The Gerson Institute of Ayurvedic Medicine

Scott Gerson, M.D., Ph.D. (Ayurveda) Medical Director, Jupiter Medical Center Dept. of Integrative Medicine Division of Education and Research






Lake Mary Clinic, Gerson Ayurvedic Spa, and Panchakarma Facility: at 635 Primera Blvd. Lake Mary, Florida 32746

Jupiter Medical Center at The Calcagnini Center for Mindfulness
1210 S. Old Dixie Highway, Jupiter, Florida 33458, Suite M-117.2




 Telephone: (561) 263-MIND (6463); option 2 (407) 549-2800

On Meditation II

Vairāgya:  Letting Go

Have you ever considered how relentlessly active and fickle is the human mind? Just observe what happens every second of every waking moment: when positive thoughts arise, or you experience physical pleasure, there's happiness, which the mind tries to cling to. Conversely, when negative thoughts arise or pain occurs there is misery, which the mind tries to remove. Rarely do we experience even a single moment of no-mind. We are always habitually trying to attain, or maintain, or get rid of mental states. Even as you are reading this, you are “trying to attain” knowledge.

It is desire which propels the mind to action. Desires are a double-edged sword. There are four desires that are inherent aspects of your soul. These are called the chaturvidya purushartha; they are dharma, artha, kama, and moksha[1]. Learning to honor these four noble desires leads you towards a complete and balanced life. If pursued mindfully, these four desires can pave the way for your soul to express itself on Earth. Here is it where it gets tricky.

Not all desires lead to happiness. Desires, even the four noble desires of the purushartha, can and do result in pain and misery if not treated carefully, mindfully and with moderation. Ayurveda teaches that there are three kinds of desire of which we have to be particularly wary--the desire for sensory pleasure, the desire for acquiring or becoming something, or the desire for avoiding something. Desires, like all things in the universe, are created, maintained for awhile, and then dissolve back into the void from whence they came. It is important to realize that everything that is created has a natural dissolution; everything that has a beginning has a natural ending; whatever arises must by law then fall away. Attachment to desire, not desire itself, is the underlying cause of practically all of our pain and suffering. When we become aware of the falling away, the letting go, we take the first steps along the path of consciousness.  This first step can be taken by anyone whosoever desires—through the practice of meditation, which is simply a formalized practice of letting go.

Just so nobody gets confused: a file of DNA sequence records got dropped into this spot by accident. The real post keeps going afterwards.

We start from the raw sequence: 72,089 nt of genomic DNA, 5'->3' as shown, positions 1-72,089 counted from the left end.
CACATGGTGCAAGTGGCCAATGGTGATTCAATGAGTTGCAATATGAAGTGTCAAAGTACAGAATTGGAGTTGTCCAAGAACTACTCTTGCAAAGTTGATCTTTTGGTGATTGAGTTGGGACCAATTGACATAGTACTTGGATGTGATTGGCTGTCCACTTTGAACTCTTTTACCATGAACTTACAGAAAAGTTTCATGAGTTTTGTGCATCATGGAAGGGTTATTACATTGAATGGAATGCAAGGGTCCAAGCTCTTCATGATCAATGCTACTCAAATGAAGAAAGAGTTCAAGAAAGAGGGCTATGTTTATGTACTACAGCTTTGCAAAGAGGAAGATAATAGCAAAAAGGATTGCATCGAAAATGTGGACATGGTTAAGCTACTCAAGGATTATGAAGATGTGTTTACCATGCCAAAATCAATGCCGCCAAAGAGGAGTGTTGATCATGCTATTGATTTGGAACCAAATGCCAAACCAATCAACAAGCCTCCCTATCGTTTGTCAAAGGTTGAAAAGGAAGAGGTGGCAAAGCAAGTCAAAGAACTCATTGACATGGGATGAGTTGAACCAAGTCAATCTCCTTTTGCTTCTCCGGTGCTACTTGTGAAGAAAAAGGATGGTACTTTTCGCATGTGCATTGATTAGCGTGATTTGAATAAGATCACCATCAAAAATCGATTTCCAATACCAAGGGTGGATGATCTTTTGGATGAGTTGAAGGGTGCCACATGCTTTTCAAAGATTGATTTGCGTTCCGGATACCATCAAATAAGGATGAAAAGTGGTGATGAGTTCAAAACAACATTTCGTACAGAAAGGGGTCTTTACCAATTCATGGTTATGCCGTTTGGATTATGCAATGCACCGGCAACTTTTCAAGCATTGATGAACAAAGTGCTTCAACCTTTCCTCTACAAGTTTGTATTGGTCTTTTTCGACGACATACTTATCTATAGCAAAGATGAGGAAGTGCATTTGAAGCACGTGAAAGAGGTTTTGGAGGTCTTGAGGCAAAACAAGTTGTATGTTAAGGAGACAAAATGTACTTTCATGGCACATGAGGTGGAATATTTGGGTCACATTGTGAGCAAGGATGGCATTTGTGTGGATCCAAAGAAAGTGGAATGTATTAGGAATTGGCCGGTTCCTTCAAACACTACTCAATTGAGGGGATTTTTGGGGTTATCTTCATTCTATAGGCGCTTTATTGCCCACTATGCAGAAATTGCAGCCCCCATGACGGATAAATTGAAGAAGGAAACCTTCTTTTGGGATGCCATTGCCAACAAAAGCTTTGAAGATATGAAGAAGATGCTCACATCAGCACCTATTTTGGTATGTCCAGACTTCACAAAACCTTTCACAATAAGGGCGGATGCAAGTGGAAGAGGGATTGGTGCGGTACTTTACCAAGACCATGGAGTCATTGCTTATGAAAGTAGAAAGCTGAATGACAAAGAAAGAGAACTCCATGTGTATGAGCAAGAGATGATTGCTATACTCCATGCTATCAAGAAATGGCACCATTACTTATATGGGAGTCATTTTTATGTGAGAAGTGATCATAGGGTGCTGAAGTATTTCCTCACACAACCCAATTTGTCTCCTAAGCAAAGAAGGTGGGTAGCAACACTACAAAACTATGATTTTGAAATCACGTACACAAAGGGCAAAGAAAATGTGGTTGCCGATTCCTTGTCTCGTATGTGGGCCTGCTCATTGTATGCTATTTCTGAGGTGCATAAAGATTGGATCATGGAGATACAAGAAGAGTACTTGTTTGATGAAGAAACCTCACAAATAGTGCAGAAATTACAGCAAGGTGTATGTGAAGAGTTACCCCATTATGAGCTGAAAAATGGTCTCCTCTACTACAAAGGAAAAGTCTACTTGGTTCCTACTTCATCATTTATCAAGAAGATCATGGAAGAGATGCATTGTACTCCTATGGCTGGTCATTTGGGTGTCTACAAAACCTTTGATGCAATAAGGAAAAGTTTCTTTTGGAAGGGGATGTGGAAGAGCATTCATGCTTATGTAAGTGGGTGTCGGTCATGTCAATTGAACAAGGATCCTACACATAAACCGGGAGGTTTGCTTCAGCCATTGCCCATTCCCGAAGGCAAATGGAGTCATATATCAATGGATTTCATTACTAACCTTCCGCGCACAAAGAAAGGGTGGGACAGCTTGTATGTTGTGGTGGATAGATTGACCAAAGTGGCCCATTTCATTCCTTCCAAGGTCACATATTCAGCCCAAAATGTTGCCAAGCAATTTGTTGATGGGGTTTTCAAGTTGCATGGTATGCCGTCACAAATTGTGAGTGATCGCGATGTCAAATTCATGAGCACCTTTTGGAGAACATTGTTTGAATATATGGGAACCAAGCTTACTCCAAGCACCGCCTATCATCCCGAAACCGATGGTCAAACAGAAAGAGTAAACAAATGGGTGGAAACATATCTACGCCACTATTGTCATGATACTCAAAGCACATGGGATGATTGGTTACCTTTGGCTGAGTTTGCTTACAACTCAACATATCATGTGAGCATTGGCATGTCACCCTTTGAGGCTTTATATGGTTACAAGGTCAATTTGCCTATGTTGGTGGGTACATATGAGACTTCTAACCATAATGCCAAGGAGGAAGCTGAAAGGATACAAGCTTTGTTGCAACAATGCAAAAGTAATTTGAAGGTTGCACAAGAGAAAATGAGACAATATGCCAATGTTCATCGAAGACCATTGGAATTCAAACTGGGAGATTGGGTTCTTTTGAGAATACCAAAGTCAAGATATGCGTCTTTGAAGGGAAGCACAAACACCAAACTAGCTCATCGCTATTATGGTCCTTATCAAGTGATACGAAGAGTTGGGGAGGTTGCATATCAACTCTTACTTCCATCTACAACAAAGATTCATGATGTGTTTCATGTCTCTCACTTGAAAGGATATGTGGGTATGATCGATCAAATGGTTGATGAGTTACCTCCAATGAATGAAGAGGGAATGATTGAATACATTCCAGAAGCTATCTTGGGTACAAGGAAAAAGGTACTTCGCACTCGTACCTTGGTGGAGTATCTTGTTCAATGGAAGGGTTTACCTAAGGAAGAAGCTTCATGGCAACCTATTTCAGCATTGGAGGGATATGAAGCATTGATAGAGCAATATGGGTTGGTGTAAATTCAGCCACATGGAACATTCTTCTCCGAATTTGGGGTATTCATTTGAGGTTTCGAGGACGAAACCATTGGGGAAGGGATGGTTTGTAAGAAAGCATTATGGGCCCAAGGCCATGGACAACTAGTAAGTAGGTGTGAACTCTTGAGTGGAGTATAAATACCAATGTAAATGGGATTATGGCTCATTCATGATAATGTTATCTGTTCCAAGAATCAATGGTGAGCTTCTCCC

Most of us are born unconscious. That is, we are aware only of the physical aspects of existence and have no consciousness of the existence and inter-connectedness of other energetic and more subtle planes. Sometimes through Grace, a person will receive a glimpse of what it means to be conscious, to wake up. But that arbitrary auspicious occurrence alone is not enough to maintain that conscious state. To be conscious we therefore have to use tactful means, because when and if we finally get that glimpse of consciousness, at first we're mystified. Mystified about what it is, and what efforts to make to attain and sustain it. We tend to conceive consciousness and try to become conscious, thinking that consciousness is something we have to attain or increase or try to develop. But this very endeavor, this very conceptualization, takes us in the exact opposite direction from the goal! Rather, consciousness is a field we already exist within—not something we can develop or increase. This matrix of consciousness was present at the beginning of existence and permeates everything--even the most elemental particles in the universe, including you. It is within and without; it is Brahman. You are already That. None of us have ever left the unified field of consciousness, so there’s nothing to attain or increase. We need only become aware of our true nature by letting go of thoughts that promote separateness and specialness and allow thoughts of Oneness to naturally replace them.